Note – From David Taylor

 

God is not your father! There I said it. The most profound truth I ever learned and the biggest obstacle in my own walk with God.

 
What do I mean by saying “God is not your father”? Over 25 years of working with kids and even in my own life I’ve learned that our first view of God the Father is largely the image of our own earthly fathers. If your dad here on earth abandons you and doesn’t care for your needs, we tend to project that on God. God becomes someone we believe doesn’t care about us or may abandon us at any time. My own father was relationally distant, I don’t remember a single deep conversation in my entire life and he was around every day at home and he lived until I was 32 years old. Often my dad could be explosive in anger so I was always careful not to bother him or get too close to him though I longed to be close to my dad. On one occasion my dad hit me for something I said that he interpreted as being disrespectful. I didn’t say anything intentionally disrespectful and didn’t expect to get hit. My nose was broken so badly by the hit I needed surgery to fix it. I buried that memory for many years as too difficult to process. My own family did not know how I broke my nose. I made up a story of falling down. Over the years I told a few made up stories about my nose. I couldn’t face the truth. My father, a man respected and loved by so many, a devout man of faith, and a generous giver to many ministries and people, permanently rearranged my face in anger when I was 13.

 

I grew up in church and no matter how many Bible stories I knew and verses I memorized I viewed God through the lenses of my earthly dad. God the Father was distant to me. He didn’t speak to me, and I was honestly scared of Him. I thought anytime I had bad circumstances He was punishing me for something I failed to do to please Him. Accidents and tragedies were interpreted as God lashing out at my badness. I longed to know God as MY Father but I couldn’t love Him because I was too afraid around Him. Old Testament stories backed that up. Then came Jesus, and I viewed him as the Savior who took most of God’s anger for me so I didn’t have to go to hell, but he was probably disappointed in me too. I missed Jesus own words “He that has seen me has seen the Father” and “I and the Father are one”. What is God the Father like? That’s really jumbled in all I read in the Old Testament. I can however read Jesus whole life pretty simply. How did Jesus handle sinners? Adulterers? Tax-Collectors? Sick People? Then I reread the story of the Prodigal Son and realized the Father in the story is “Father God”. How does he treat the rebellious son? How does he treat the son who won’t celebrate his brother’s return? Such mercy, such approachability, such heart, such generosity! I missed it! I missed all of the obvious, because of the earthly experience of the word “father” in the life of my own dad.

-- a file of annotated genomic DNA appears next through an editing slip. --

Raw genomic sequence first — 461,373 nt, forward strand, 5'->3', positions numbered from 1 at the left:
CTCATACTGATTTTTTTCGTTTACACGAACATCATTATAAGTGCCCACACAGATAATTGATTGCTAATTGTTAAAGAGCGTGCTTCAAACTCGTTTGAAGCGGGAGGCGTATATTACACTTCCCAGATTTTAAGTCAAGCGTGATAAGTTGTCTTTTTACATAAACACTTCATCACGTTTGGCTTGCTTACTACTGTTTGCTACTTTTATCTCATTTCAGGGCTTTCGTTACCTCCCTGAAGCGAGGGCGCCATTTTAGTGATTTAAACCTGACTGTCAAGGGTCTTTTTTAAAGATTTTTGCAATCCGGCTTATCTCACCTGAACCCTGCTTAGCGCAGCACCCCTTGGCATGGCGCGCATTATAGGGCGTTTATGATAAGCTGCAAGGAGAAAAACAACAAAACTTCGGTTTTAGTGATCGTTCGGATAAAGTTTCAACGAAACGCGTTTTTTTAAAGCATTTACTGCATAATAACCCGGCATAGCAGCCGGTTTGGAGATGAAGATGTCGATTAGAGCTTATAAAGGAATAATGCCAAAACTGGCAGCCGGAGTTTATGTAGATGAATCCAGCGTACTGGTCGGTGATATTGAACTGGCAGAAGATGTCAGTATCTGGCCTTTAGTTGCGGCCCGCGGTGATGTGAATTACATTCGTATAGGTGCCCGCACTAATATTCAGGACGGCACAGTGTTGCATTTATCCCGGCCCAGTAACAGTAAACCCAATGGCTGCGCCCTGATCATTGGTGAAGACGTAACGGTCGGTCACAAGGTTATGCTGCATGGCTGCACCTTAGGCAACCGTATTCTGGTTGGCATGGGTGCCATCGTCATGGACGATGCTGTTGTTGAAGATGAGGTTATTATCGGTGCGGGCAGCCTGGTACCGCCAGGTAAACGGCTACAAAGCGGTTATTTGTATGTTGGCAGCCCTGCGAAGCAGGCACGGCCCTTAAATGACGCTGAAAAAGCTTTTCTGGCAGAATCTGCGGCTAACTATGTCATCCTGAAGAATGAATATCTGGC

On a retreat designed to help me heal as a man, the counselor who was speaking sent us off alone to write the letter that we always wished our dad would have written us. That was so hard for me to start, but I was determined to try. After an hour of fumbling to reach an honest place in my own heart here is what I wrote:

David,

I want you to know you are the apple of my eye. My pride; I am so proud of what you have become. My joy; I am happy – powerfully happy when I think of you. I want you to visit me often. Call me! I long for a word from you. I want to teach you how everything works and take away your anger and frustration. I know how lost you feel, I know your doubts and helpless feelings. That is not you! You are not lost, you lead the way. You are not faithless but you walk on water to me. You face giants! You win! You are so much stronger than you would dare to believe. I watch you with absolute delight. You are my boy – my favorite son. – Dad

It took me a long time to write the words that my heart wished my dad would’ve said to me. I went back to the next session with mixed feelings, knowing my dad was dead and I would never hear these words from him. The speaker then said to get out our letters and to read them again. This time he said, “I want you to know that this letter is actually God the Father’s letter to you. God has longed for you to know his heart for you, see it now and read His words. This is how he feels about you.” I was emotionally undone in that moment. A newer and deeper relationship with God as my Father began that day. Fear has slowly been replaced with trust. Silence has been replaced with learning conversation. Longing has been replaced with experiencing love.

To my fatherless brothers and sisters. God is not your father. God is so much better that that. Better than we could even dare to dream if we let our hearts ever dream again. God is the Father we’ve always wanted in the depths of our hearts even if we have tried to bury wanting a father. I can say with full assurance, that you are the son or daughter He has always wanted. If you could only try to believe. YOU are His favorite and you’ve been kept away too long.
 
David Taylor
Director of Ministries
The Door